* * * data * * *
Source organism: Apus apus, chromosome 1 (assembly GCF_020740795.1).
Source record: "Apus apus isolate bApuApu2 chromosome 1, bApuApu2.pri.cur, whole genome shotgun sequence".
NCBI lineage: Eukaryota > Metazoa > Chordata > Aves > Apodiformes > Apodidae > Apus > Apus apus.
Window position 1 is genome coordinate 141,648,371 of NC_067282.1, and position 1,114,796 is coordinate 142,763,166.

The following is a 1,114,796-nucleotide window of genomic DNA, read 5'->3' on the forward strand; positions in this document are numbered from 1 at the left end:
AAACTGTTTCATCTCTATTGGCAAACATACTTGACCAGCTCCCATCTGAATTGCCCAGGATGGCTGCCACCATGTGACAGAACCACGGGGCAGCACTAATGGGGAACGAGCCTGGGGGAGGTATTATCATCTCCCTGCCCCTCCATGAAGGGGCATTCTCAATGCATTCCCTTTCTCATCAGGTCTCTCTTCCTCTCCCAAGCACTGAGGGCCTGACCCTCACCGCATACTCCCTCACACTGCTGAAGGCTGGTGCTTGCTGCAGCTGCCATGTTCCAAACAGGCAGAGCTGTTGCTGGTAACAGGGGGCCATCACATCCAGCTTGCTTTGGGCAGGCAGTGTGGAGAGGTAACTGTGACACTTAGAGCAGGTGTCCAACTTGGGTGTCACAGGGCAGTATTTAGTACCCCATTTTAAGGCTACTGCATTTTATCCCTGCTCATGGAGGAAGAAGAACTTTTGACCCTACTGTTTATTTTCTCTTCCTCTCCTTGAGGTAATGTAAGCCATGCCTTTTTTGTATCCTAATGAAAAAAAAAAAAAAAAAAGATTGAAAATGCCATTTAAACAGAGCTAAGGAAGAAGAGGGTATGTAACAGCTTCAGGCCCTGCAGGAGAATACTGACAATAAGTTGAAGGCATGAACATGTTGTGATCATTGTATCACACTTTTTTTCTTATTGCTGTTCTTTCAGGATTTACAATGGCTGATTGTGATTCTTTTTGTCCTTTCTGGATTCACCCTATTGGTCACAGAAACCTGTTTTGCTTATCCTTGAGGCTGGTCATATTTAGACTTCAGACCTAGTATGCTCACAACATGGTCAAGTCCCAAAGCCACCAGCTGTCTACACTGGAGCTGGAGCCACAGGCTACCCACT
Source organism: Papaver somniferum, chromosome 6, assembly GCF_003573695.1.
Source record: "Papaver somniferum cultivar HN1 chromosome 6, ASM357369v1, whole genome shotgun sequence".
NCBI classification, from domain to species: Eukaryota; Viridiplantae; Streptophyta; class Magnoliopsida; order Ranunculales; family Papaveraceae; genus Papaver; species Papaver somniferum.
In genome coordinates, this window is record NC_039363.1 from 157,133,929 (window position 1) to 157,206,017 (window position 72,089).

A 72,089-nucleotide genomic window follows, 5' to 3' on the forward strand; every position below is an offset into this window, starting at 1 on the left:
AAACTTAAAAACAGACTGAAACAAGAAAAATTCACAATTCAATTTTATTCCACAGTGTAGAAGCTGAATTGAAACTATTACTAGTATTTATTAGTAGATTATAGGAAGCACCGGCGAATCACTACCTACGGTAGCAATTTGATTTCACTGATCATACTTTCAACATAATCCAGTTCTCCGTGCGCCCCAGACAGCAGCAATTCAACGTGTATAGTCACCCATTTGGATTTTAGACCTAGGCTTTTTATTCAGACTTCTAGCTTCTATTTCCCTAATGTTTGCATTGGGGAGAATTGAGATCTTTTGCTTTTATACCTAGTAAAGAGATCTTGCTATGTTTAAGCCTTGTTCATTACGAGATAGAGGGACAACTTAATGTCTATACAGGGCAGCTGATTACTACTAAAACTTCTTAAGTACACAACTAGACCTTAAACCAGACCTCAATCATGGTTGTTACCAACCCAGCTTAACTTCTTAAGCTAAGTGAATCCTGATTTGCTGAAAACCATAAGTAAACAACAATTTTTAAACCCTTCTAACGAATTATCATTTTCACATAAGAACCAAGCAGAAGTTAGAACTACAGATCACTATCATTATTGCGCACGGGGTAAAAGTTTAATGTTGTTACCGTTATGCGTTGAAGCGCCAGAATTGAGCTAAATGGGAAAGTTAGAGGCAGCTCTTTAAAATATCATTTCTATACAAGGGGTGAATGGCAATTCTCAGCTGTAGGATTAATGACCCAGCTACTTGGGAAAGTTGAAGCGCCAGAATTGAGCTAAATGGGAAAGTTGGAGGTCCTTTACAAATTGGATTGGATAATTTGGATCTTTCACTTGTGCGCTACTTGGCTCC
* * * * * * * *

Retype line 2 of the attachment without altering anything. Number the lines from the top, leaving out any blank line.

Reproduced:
Source record: "Apus apus isolate bApuApu2 chromosome 1, bApuApu2.pri.cur, whole genome shotgun sequence".